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California Hopefuls

Discussion in 'Pre-Medical - MD' started by stanfordmed, Mar 8, 2007.

  1. stanfordmed

    Mar 7, 2007
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    Resident [Any Field]
    First of all, good luck to all-you will soon have lots of choices to make. Enjoy it. California has lots of great programs, each one is unique. Find the best fit for your self.

    This post is a tiny bit like the Be wary of BU post, but only a tiny bit. Stanford med and BU med have become a part of a 10-13 school consortium, so they commonly trade information.

    However, I don't have any personal knowledge of any issues at BU, so I refer you to that posting.

    The difference with Stanford Med is:

    1) Current problems are common knowledge and very well documented
    2) I still strongly encourage students to attend and help make it a better place for the future. Plus it's a great location (beautiful weather and people). The residency programs have very happy and well protected residents. Attending Stanford will give you a better shot at one of the residency programs. Also if you are in the MSTP program (former alum) you can avoid a lot of the current issues. You also get one of the best MD-PhD training in the country, for free!
    3) This is simply meant to be a public announcement/full disclosure for students who (hopefull) decide to enter.
    4) This information will allow you to avoid problems and enjoy your time at Stanford.
    5) If you want to know the pros and cons of any school, the best people to speak to are recent grads who may be residents currently at your university.
    You can also talk to Stanford university students who choose not to attend the medical school. Finally, lawsuits and probations are public record and can easily be found through public agencies.
    6) 9) Goodluck, regardless of which school you decide to attend (but I hope you choose us:) )

    See attachment for ARTICLES

    I) History continues to repeat itself: Class-action law suit, Condi Rice and Bush administration
    (See ARTICLES #1-#6)
    Several past and present Medical School faculty members have accused the University of discrimination against women and minorities, particularly in hiring and advancement processes. These faculty members allege that since 1998, when more than 30 Stanford-affiliated teachers and researchers filed a complaint with the U.S. Department of Labor, the Medical School has systematically retaliated against many of the complainants.
    Mysteriously halted in 2001, the investigation was reopened in October of last year, prompting speculation by some that the hiatus can be attributed to Stanford connections within the Bush administration (Condoleeza Rice left her was provost)
    II) Show me the money
    A) Monitoring outcome of new leadership by recovery of Stanford Hospital post dissolved merger with UCSF.
    B) Act one:Hospice program thought to be a money sink. Action: elimination of Stanford’s hospice. Current published research shows that original assement of hospice as money losing program was wrong. Stanford currently working on returning hospice without media focus.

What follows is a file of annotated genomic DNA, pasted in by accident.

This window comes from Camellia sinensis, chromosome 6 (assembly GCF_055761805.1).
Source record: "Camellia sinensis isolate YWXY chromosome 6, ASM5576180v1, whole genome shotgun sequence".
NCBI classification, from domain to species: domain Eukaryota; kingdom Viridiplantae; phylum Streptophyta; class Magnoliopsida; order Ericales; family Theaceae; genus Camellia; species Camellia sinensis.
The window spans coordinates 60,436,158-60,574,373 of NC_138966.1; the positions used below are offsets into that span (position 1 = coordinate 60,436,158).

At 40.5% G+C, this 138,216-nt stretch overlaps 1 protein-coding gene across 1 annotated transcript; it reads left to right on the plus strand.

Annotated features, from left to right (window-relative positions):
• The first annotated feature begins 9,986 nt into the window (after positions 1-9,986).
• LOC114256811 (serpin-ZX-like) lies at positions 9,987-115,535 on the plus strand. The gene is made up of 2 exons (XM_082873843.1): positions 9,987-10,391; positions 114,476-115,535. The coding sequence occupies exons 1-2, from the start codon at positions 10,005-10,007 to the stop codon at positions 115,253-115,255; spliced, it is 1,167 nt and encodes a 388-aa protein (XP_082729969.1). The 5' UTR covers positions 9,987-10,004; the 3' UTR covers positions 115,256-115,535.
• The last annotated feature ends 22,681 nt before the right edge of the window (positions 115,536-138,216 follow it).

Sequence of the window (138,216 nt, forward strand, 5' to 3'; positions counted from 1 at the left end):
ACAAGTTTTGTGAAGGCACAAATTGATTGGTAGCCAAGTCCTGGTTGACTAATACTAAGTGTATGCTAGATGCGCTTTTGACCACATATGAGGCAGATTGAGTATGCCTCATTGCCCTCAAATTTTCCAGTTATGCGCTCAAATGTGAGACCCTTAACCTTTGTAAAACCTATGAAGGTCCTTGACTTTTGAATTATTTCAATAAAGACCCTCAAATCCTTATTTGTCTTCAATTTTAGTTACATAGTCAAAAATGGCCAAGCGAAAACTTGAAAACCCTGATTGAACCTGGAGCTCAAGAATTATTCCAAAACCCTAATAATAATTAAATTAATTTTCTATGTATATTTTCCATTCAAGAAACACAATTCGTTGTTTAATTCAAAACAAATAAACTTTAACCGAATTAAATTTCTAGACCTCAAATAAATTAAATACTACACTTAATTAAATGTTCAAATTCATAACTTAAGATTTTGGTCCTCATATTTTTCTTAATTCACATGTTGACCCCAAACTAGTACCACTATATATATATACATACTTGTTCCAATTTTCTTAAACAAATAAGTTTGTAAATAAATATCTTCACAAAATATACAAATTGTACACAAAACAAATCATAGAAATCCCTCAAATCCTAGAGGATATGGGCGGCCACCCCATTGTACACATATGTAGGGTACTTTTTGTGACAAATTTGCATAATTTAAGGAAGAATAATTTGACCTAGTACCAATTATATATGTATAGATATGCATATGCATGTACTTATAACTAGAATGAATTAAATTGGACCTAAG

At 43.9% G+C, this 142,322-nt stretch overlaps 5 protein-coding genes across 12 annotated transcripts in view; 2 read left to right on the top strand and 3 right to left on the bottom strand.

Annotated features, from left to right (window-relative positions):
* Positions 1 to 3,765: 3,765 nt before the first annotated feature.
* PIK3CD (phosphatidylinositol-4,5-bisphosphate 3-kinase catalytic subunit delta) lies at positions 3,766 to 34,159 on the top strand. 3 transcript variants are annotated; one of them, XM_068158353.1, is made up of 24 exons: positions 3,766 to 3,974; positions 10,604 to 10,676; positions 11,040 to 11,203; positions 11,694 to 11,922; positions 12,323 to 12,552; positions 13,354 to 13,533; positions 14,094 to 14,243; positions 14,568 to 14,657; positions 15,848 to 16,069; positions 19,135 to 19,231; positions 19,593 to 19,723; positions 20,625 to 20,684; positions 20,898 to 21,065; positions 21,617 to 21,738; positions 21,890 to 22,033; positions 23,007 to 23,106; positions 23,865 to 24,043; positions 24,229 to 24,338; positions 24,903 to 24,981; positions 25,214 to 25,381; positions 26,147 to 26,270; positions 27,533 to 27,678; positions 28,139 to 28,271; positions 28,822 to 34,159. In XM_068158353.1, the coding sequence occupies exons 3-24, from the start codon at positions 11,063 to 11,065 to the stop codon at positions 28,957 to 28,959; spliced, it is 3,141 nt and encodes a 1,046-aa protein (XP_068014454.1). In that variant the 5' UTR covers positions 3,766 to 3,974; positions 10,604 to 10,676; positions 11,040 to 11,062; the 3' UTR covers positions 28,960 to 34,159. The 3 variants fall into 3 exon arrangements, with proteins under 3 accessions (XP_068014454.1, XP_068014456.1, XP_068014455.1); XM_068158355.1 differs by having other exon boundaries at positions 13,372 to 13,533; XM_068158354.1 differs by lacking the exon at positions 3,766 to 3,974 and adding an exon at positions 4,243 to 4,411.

C) Act two: Eliminates Department of Family Medicine as another money saving measure. Students protest, contact California Medical Board. Medical board says that Dean’s action is illegal-students are mandated by the state of California to do a Family Medicine clerkship. Action revoked. On-going anomosity between Family medicine department and Dean’s office.
    D) The problem with having one person as the head of both the medical school and the hospital is that money gets moved from one area to the other without too many question. With much effort, the once troubled hospital system is quickly revived under Pizzo. What about the medical school???
    E) Although all graduate departments are given new founding yearly (law, businness, engineering etc) the medical school remains stagnet-showing no signs of funding
    F) Additionally, the medical school is know for its very generous donors.
    G) The question of siphoning of appropriated medical school funds into the hospital and residency programs has continued to be strongly suspected.
    H) In 1999, Stanford University approved a $185 million, five-year plan to improve the 40 year-old School of Medicine: the new school was never built and the $185 million is still unaccounted for.

    I) With everyone being connected by 1 degree of separation is there such a thing as an independent accounting firm?
    J) The newest cost-cutting measures are to consider making the entire Medical school an NIH funded MD/PhD school. All costs for attendance, books, fees, cost of living paid for by the federal government. Eighty six students a year.

    III) New School order
    A) Pizzo holds town hall meeting with students begging them not to “go to the media with compliants”. Instead will listen and meet students half way.
    B) First act, Dean fires everyone in Student Affairs, then rehires them under new contract, new provisions, i.e. committement not to the University nor the board members but directly to him and him alone.
    C) Act two: Former advising Dean Wolfe stripped of title, position and income. Students protest. Replaced by green and unqualified new Advising Deans (Section VI). Wolfe sues the medical school- law suite settled out of court, results sealed. Wolfe continues to guide and mentor students for free.